Health Care IT: New Motion Computing F5t, C5t Tablets Aid Health Care, Field Workers

 
 
By Brian T. Horowitz  |  Posted 2012-08-21 Email Print this article Print
 
 
 
 
 
 
 
 
On Aug. 14, Motion Computing rolled out the next-generation of its F5 and C5 Series tablet PCs for health care, field service, construction, retail and other industries. Although the specifications appear the same, the F5t is marketed mainly in field service industries and the C5t for health care. These new models, starting at $2,236, feature Intel's Ivy Bridge third-generation Core processors, which allow workers to optimize mobility and power saving. Motion wasn't looking for an extensive redesign in the F5t and C5t, according to Lee Hinkle, vice president of product development. "What we've done from an engineering perspective is we've adopted Intel's latest-generation core technology, and that gives you more processing power, more graphics power and more efficiency, which translates into longer battery life and the ability to execute workloads more effectively on the endpoint," Hinkle told eWEEK. However, Motion wanted to preserve the same chassis and ensure compatibility with peripherals, such as a smart card or bar-code scanner. Motion Computing ships the F5t and C5t with Windows 7 Professional, but users will be able to upgrade to Windows 8 upon its release by Microsoft. In this slide show, we take a look at Motion's latest C5 and F5 Series tablets and explore how they'll help workers in verticals such as health care, retail and shipping.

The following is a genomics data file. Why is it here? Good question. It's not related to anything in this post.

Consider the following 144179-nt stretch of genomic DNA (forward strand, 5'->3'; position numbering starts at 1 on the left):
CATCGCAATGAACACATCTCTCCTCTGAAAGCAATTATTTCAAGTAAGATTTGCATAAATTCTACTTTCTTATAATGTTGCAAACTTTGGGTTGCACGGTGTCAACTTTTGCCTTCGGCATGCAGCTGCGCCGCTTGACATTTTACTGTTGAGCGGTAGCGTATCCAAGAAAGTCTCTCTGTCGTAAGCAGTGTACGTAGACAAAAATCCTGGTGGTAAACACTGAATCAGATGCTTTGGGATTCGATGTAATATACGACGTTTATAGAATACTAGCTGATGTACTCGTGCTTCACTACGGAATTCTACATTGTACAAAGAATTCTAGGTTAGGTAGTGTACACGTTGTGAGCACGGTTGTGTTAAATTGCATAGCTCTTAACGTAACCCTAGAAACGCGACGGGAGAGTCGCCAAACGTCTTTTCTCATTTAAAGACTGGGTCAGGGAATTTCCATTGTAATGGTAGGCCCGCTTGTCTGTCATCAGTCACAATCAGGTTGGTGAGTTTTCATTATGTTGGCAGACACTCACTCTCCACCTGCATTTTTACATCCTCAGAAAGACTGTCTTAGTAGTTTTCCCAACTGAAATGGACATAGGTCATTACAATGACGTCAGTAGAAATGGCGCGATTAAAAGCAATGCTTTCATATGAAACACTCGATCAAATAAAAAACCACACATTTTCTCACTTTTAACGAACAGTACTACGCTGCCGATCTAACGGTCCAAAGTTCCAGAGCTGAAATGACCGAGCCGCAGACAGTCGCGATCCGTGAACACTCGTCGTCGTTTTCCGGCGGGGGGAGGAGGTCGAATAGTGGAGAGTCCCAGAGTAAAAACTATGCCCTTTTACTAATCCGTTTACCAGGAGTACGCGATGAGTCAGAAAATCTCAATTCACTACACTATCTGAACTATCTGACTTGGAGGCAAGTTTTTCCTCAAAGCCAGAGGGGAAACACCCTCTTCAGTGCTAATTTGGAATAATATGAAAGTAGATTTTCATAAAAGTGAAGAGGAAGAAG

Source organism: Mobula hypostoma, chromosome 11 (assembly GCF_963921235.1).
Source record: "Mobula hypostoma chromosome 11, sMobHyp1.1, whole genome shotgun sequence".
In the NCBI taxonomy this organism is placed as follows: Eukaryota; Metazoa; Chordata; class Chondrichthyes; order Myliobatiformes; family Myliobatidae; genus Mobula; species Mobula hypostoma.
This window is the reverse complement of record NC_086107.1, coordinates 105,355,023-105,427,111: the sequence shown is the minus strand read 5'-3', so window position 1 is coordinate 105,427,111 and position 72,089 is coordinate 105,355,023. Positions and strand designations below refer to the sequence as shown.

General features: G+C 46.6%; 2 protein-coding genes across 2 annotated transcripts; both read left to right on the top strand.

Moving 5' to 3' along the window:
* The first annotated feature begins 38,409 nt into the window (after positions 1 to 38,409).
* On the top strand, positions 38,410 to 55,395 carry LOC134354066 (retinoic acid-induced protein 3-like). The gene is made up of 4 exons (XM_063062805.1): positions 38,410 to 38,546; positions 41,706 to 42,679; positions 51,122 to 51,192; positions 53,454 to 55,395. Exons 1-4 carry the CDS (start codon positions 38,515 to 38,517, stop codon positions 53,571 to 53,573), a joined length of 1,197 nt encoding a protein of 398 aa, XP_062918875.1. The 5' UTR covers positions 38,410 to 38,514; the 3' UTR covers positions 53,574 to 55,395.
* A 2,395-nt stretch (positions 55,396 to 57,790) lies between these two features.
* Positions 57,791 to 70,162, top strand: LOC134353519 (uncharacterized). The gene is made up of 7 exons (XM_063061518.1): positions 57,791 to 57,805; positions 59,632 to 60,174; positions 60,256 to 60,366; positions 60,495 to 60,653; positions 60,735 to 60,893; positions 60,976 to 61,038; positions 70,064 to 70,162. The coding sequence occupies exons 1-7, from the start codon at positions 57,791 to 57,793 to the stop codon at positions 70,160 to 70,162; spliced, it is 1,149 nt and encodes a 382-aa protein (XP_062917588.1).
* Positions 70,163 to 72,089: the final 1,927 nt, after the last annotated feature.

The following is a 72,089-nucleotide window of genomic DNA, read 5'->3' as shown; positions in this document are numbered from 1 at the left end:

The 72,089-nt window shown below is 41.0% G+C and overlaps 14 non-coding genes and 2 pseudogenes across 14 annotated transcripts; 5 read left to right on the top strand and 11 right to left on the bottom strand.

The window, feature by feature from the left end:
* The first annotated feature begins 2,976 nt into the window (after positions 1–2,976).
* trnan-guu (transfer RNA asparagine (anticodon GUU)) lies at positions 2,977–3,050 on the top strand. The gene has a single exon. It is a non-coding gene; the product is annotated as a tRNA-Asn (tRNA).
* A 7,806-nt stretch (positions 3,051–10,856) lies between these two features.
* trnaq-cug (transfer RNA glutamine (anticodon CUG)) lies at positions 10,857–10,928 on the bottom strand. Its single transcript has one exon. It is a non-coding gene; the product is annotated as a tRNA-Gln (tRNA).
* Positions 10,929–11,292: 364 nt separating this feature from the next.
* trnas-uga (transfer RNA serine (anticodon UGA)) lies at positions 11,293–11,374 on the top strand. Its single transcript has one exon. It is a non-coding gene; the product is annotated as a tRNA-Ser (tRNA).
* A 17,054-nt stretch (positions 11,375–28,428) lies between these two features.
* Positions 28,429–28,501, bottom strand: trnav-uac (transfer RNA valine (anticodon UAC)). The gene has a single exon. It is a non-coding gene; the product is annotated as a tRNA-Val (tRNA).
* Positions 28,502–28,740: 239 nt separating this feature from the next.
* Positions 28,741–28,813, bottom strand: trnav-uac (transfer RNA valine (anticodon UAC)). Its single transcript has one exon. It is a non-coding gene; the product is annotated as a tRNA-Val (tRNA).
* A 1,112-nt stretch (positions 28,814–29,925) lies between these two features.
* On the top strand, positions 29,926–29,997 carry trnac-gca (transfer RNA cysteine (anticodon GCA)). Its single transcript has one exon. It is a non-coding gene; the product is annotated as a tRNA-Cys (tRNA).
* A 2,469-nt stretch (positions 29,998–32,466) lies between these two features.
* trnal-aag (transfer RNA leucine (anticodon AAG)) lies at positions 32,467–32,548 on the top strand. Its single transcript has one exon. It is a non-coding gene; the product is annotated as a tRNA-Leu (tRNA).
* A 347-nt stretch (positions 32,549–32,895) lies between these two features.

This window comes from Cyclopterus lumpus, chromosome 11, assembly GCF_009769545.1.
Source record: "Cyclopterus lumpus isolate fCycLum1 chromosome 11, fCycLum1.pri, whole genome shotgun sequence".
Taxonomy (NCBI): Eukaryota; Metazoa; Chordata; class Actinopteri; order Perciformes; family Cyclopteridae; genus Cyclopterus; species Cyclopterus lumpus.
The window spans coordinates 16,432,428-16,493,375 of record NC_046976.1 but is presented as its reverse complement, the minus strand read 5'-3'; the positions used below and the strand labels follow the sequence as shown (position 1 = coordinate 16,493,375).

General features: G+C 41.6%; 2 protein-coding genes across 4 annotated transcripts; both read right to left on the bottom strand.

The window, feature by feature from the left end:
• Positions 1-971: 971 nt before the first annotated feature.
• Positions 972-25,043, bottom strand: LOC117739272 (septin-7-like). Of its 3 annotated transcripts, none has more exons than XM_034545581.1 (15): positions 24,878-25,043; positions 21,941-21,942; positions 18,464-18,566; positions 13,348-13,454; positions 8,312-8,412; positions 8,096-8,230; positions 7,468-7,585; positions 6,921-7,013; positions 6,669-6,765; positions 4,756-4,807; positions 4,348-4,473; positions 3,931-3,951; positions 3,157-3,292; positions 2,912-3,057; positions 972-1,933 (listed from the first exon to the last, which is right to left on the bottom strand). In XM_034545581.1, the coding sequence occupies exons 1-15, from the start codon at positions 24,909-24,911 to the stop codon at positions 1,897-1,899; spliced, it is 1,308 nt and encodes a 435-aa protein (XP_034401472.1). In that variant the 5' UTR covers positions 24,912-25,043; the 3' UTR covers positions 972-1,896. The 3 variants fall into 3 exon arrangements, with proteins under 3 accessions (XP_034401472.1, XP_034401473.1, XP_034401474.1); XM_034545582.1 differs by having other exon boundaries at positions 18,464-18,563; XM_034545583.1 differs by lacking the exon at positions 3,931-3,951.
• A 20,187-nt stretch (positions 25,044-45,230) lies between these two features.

Intel Ivy Bridge Adds Processing Power

The Motion C5t and F5t tablets come with the Intel Core i3, i5 or i7 vPro. The increased processing power for the C5t and F5t models will enable health care organizations to run native electronic health care applications, according to Motion. Intel's Ivy Bridge chips bring more processing power, graphics capabilities and longer battery life, according to Hinkle. The battery lasts up to six hours. A three-dimensional Tri-Gate transistor architecture enables better performance and power efficiency.
Intel Ivy Bridge Adds Processing Power
 
 
 
 
 
Brian T. Horowitz is a freelance technology and health writer as well as a copy editor. Brian has worked on the tech beat since 1996 and covered health care IT and rugged mobile computing for eWEEK since 2010. He has contributed to more than 20 publications, including Computer Shopper, Fast Company, FOXNews.com, More, NYSE Magazine, Parents, ScientificAmerican.com, USA Weekend and Womansday.com, as well as other consumer and trade publications. Brian holds a B.A. from Hofstra University in New York.

Follow him on Twitter: @bthorowitz

 
 
 
 
 
 

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